As part of a new sex extortion scam in India, blackmailers will video call you on Instagram until you pick up. If you don’t oblige, they will threaten to create a pornographic video using your deepfake – someone else’s face edited to look like it’s yours. Later, they will demand a heavy sum to not circulate the video among your friends and family.
These phishing attacks seem to arise from the tri-junction of Haryana, U.P. and Rajasthan. Scammers normally operate from places like Bharatpur, Mathura and Mewat because of the “black spot” – the presence of multiple telecommunication towers makes tracing the exact location of a device hard. The ransom, transferred through multiple payment gateways and online wallets, is just as hard to trace.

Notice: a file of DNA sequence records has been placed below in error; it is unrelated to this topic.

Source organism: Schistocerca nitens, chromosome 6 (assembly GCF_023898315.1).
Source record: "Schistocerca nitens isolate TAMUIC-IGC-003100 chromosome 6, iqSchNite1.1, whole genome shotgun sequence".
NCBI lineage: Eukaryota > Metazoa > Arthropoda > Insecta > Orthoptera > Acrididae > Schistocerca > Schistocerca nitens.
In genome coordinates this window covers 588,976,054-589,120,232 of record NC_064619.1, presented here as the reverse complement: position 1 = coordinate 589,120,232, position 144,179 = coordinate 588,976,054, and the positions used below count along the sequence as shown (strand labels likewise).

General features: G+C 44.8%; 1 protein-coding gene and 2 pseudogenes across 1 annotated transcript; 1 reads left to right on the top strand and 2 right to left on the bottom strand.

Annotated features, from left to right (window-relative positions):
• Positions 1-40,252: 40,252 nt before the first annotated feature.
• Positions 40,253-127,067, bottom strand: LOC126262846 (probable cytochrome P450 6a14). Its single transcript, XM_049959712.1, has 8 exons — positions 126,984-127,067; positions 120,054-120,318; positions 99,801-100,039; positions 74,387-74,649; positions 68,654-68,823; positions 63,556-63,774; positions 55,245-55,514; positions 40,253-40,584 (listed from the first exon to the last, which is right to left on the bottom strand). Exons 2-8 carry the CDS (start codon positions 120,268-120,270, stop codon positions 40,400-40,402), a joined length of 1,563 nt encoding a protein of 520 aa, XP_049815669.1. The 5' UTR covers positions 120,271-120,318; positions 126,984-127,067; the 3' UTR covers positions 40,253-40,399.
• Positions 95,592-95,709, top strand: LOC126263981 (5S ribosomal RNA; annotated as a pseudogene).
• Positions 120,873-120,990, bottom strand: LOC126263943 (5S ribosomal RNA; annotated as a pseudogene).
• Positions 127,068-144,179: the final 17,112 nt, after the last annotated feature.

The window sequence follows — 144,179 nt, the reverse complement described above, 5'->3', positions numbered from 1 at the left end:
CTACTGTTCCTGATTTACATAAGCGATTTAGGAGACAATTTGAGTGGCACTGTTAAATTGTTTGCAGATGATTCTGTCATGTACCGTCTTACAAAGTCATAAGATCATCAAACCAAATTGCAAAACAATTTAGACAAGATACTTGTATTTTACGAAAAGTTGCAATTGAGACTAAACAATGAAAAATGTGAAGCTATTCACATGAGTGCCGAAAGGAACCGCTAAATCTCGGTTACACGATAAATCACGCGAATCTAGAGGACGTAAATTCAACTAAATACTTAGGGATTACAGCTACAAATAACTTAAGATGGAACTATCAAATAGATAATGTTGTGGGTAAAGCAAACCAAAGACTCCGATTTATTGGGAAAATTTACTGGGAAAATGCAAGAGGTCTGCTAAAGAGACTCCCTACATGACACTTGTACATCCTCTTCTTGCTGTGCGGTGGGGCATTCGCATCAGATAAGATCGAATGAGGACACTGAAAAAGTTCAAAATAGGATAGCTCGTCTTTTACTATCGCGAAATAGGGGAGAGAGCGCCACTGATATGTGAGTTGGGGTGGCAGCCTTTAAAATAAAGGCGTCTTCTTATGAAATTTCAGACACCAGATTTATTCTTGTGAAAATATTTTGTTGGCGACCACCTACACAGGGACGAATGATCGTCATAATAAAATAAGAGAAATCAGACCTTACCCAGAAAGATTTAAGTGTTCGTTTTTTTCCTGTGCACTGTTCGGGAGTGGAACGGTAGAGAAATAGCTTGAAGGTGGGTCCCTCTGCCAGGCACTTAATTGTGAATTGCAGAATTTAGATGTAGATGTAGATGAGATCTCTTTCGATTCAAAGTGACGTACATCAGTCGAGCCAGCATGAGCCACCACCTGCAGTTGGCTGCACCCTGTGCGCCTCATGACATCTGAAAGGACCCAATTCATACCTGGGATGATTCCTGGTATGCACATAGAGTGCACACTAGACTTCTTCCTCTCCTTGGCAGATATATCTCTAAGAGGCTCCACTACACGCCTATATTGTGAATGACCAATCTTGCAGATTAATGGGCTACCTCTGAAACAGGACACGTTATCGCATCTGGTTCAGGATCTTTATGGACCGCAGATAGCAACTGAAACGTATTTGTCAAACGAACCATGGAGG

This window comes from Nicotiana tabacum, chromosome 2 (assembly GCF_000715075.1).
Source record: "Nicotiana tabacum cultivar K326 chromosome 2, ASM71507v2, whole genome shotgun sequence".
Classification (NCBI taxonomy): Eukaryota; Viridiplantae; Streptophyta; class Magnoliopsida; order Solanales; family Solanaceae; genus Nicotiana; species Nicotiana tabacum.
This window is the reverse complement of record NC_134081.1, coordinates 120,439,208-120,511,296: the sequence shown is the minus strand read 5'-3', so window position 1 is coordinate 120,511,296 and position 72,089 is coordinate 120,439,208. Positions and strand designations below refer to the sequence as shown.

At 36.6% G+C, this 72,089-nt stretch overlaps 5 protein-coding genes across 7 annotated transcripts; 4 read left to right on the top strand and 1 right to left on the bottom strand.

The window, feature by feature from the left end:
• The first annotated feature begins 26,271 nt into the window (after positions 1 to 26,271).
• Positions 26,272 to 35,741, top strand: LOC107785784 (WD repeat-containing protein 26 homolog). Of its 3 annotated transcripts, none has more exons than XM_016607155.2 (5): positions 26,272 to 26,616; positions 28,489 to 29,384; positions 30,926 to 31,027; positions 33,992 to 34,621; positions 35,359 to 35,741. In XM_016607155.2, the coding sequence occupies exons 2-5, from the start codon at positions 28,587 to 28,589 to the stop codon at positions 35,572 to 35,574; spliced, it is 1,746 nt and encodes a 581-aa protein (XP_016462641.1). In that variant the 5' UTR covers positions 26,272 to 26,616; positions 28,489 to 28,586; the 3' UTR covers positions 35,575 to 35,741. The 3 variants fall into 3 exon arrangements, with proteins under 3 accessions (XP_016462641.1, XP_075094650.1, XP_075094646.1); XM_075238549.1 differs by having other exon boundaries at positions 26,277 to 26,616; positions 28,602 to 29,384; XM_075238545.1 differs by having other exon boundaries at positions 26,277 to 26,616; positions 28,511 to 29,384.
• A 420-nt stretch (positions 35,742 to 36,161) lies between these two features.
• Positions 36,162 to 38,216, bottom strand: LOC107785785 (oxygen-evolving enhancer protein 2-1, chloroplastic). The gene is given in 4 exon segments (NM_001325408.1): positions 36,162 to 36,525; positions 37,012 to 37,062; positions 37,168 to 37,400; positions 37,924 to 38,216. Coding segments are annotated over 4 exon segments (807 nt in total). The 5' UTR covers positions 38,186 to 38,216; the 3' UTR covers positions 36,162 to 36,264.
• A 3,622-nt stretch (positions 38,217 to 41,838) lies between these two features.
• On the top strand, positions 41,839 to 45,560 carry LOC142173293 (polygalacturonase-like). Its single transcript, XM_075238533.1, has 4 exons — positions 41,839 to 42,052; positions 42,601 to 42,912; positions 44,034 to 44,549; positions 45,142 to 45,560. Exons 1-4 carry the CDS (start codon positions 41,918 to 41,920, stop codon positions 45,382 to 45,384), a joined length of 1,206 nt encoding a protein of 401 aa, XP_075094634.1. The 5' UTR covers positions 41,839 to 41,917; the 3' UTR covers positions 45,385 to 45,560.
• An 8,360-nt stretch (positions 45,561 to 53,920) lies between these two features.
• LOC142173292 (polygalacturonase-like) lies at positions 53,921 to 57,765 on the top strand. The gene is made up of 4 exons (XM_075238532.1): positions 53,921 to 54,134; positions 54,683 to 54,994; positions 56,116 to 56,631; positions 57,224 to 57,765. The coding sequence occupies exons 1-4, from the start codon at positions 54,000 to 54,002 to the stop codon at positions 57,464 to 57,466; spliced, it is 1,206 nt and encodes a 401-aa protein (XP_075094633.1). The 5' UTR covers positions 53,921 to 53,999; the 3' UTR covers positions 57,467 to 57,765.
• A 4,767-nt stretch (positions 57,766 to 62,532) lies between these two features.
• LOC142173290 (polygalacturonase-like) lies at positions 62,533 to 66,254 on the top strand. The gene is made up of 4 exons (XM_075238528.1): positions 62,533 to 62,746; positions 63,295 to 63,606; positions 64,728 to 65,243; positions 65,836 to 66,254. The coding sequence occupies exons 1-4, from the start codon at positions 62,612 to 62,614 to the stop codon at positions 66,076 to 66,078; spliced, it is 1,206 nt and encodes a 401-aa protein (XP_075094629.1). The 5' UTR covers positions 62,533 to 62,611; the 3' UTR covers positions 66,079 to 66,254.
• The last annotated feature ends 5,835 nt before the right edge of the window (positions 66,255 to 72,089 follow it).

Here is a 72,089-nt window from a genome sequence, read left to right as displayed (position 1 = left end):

The Agra Cyber Police arrested three men from Mewat on July 4. The trio was allegedly involved in various forms of cybercrime. They were also accused of targeting Rohan Bhasin, a marketing professional who was another victim of the sex extortion scandal.
Bhasin received a random Instagram follow request from a woman on July 2. After accepting her request, he noticed they had mutual friends. The account then DM’d him asking for his WhatsApp number. Upon refusing to share it, the woman video-called him multiple times. Bhasin picked up after 7-8 calls only to see a naked woman in a compromising position.
Soon, he received messages asking for a payoff. After refusing the payment, his friends and families reached out to Bhasin regarding a scandalous video they had received.
Deepfakes are surprisingly convincing and somewhat hard to detect. Initially created to replicate celebrities, people are now exploiting the AI-based software to harass women online, spread propaganda under the guise of a politician and produce fake revenge porn.
In India, blackmailers are using the software to churn out videos of people superimposed with naked bodies. They will then “delete” the video in exchange for money – a few thousand to a couple of lakhs.
Instagram users are especially vulnerable to these scams because of the former being a photo-based application.